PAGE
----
Capital events cover large costs. A new SUV. Paying your daughter’s wedding. Helping your son into medical school.

As you would do with planning a trip, draw up the destination and cost it out. From where you currently stand and what you currently have.

Measure things with numbers. How much is needed to buy a home? To give you a passive income to support your lifestyle?

If you can preserve and grow your capital, future earnings may build to cover capital events.

2) Work out your capital allocation and do a financial stress test

Risk for a lot of people is a bit like your first girlfriend or boyfriend. You never understood them. And then it didn’t work out.

In New Zealand, most amateur investors we come across get focused on rental property. Returns over the past decade galloped — at least by capital gain. And property may be leveraged — generally more than stocks.

But in a low-interest rate environment, you may not be considering all the risks.

When looking at any new investment, do some stress-testing.

Here are some key stress areas you may like to consider:

  • Mortgage or margin lending rates increase by 20%, 50% or 100%+
  • Your rental property is vacant for 1-to-6+ months
  • Your rental property is damaged and the tenant disappears
  • The stock market experiences market drawdown of 20%+ (market crash)
  • An invested company gets into difficulty and the stock plummets
  • Dividends get reduced or cut

Once you run a stress test over your individual situation, you can work out how much you can bear. And how to mitigate the stress.

With stocks, we use diversification.

Concentrated high-conviction portfolios can generate the highest returns — but also concentrate the risks.

Stocks also provide a lot of ways to diversify. You can do it by country and region. By industry sector. By size of business.

Here is a sample allocation for a global, income-focused portfolio:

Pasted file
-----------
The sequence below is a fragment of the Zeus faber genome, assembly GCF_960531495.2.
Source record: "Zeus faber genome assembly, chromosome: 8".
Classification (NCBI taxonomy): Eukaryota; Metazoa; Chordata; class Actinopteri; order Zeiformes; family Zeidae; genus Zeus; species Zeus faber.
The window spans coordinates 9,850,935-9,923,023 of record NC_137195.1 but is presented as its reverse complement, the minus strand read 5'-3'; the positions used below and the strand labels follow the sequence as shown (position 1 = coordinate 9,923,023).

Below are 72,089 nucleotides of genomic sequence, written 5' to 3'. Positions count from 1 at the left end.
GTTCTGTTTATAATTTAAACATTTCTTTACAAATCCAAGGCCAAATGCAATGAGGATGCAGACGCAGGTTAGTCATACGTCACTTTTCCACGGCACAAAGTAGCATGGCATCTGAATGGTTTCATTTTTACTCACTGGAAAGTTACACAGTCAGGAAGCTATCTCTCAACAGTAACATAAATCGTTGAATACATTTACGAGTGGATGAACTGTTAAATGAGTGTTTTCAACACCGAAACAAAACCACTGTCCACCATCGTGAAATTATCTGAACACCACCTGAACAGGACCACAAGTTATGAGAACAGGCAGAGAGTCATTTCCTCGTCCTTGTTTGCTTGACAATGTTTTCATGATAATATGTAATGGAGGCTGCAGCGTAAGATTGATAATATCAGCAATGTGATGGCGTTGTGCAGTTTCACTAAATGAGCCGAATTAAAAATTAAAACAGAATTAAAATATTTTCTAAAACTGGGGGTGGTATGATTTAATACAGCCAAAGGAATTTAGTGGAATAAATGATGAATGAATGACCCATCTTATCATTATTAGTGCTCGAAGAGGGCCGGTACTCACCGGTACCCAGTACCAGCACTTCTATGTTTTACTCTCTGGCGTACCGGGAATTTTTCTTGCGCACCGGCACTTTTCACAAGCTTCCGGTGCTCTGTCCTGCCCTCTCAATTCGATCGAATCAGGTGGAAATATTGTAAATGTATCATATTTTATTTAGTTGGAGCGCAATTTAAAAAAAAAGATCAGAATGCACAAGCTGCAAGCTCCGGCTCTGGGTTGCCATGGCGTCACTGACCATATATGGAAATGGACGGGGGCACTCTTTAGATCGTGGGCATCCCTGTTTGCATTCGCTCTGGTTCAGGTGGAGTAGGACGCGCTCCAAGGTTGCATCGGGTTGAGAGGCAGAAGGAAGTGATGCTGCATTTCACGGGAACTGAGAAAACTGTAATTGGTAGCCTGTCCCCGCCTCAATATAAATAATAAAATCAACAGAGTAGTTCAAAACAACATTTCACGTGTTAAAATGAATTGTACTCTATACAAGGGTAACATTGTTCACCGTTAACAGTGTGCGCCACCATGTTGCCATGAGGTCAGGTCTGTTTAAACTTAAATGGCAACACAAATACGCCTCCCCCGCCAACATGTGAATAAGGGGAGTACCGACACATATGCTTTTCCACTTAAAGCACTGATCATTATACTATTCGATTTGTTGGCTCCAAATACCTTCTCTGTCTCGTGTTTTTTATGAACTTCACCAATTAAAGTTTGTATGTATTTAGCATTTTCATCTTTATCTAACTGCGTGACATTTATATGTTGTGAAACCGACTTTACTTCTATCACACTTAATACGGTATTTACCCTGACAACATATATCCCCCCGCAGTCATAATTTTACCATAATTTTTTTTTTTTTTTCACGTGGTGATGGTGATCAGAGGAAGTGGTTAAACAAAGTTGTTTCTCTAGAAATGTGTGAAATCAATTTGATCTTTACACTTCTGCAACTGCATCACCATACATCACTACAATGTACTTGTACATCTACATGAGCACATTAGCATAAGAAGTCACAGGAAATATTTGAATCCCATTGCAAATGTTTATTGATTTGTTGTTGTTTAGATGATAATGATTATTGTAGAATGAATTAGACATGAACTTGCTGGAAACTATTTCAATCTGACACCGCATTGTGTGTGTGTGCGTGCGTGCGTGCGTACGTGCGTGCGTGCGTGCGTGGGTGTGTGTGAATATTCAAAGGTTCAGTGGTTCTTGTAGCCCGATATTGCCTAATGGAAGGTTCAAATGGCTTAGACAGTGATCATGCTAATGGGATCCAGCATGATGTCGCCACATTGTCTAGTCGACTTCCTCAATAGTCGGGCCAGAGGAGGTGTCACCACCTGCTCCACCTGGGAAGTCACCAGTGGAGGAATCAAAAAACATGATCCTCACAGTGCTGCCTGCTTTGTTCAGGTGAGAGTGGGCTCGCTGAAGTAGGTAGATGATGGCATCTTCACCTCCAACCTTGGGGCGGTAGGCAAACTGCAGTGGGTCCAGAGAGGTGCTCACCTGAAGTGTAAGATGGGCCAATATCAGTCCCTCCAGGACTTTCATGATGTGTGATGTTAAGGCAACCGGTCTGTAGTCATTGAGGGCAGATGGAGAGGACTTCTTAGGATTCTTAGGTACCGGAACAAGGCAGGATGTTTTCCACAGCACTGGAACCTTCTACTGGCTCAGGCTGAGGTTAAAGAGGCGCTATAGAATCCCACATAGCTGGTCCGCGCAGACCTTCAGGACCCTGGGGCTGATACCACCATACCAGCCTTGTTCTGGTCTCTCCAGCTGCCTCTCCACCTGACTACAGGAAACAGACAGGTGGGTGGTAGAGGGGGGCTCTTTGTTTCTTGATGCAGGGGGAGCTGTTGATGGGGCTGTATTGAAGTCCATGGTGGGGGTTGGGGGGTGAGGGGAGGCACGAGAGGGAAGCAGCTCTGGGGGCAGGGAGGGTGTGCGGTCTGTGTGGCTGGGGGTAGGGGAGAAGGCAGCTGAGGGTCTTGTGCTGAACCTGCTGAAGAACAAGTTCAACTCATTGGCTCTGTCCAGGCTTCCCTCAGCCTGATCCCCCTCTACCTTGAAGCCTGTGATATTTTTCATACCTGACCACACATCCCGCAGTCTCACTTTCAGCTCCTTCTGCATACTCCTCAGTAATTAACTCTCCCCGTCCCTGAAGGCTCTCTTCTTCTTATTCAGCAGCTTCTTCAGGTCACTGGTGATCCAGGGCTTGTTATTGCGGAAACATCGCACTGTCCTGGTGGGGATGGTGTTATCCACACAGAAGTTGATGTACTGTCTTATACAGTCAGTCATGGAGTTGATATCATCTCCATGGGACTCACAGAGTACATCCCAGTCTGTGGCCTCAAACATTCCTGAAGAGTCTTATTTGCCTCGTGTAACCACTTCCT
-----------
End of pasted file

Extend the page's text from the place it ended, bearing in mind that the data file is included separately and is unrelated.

Financial Engine 1

Return in 2019 (capital appreciation + dividends) = 21.19%

[Note: for more exclusive details on how you can build a premium portfolio like this one, please visit our Lifetime Wealth Investor programme. There’s never been a better time to get started!]

Our portfolio has a current focus on Europe (59%) and Australasia (28%), taking advantage of opportunities based on a global developed-market remit.

It is skewed to real-estate-based companies due to market opportunity this year and a target yield of 6.5% p.a. With the expected rise of property markets (for example post-Brexit), the investors may take profit and rebalance the portfolio in coming years.

This strong growth has occurred in a low interest-rate environment.

Remember: with shares, rising interest rates are often the enemy of the stock market. Generally, the market will fall when interest rates increase.

And rising interest rates could have dramatic negative effect on highly geared property markets. Such as in New Zealand and Australia.

3) Develop a high-conviction financial strategy and invest opportunely

The financial plan mentioned above is for a family trust and its beneficiaries. It is focused on:

  • Holding a comfortable family home debt-free.
  • Targeting income (6%+ p.a.) and opportune growth (6%+ p.a.) from a globally diversified, high-conviction, managed-risk stock portfolio.
  • Possibly using some lending margin to acquire another lower-cost property with maintenance income and for potential family use.
  • Using income as needed to enjoy a desired lifestyle while not touching the capital.

Now, in this example, the investors could add risk with a more aggressive, leveraged approach. But this goes beyond what’s needed for their desired destination. Which makes heightened risk questionable.

Wealth beyond a certain level has slim correlation with happiness.

Hopefully this can give you some starting points to consider your own financial plan. And maybe begin the conversation with an independent advisor.

Whatever starting point you’re at, a clear vision of your destination and a sustained plan can help get you there.

This does not necessarily guarantee you a smooth journey. But it does help give you the freedom to choose one.


Simon Angelo

Editor, WealthMorning.com


This article is general in nature and not intended to provide any financial or investment advice. Please speak to an Authorised Financial Adviser to discuss your unique situation.